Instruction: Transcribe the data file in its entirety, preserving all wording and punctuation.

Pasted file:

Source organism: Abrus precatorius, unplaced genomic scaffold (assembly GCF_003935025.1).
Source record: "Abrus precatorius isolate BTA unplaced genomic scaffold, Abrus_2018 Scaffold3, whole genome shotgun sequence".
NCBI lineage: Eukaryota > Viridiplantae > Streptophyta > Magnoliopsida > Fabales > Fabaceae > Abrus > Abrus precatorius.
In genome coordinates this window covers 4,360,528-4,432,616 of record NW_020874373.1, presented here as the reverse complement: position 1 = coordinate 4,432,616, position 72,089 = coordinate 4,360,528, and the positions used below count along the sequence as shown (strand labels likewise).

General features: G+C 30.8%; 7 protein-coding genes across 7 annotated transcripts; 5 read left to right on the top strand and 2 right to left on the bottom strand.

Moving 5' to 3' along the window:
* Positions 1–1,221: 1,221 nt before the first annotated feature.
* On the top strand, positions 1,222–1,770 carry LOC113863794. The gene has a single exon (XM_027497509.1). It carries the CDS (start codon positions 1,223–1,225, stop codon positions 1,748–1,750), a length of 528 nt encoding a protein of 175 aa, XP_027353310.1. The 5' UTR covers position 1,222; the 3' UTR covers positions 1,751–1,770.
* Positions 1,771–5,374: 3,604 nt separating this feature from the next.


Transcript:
Source organism: Abrus precatorius, unplaced genomic scaffold (assembly GCF_003935025.1).
Source record: "Abrus precatorius isolate BTA unplaced genomic scaffold, Abrus_2018 Scaffold3, whole genome shotgun sequence".
NCBI lineage: Eukaryota > Viridiplantae > Streptophyta > Magnoliopsida > Fabales > Fabaceae > Abrus > Abrus precatorius.
In genome coordinates this window covers 4,360,528-4,432,616 of record NW_020874373.1, presented here as the reverse complement: position 1 = coordinate 4,432,616, position 72,089 = coordinate 4,360,528, and the positions used below count along the sequence as shown (strand labels likewise).

General features: G+C 30.8%; 7 protein-coding genes across 7 annotated transcripts; 5 read left to right on the top strand and 2 right to left on the bottom strand.

Moving 5' to 3' along the window:
* Positions 1–1,221: 1,221 nt before the first annotated feature.
* On the top strand, positions 1,222–1,770 carry LOC113863794. The gene has a single exon (XM_027497509.1). It carries the CDS (start codon positions 1,223–1,225, stop codon positions 1,748–1,750), a length of 528 nt encoding a protein of 175 aa, XP_027353310.1. The 5' UTR covers position 1,222; the 3' UTR covers positions 1,751–1,770.
* Positions 1,771–5,374: 3,604 nt separating this feature from the next.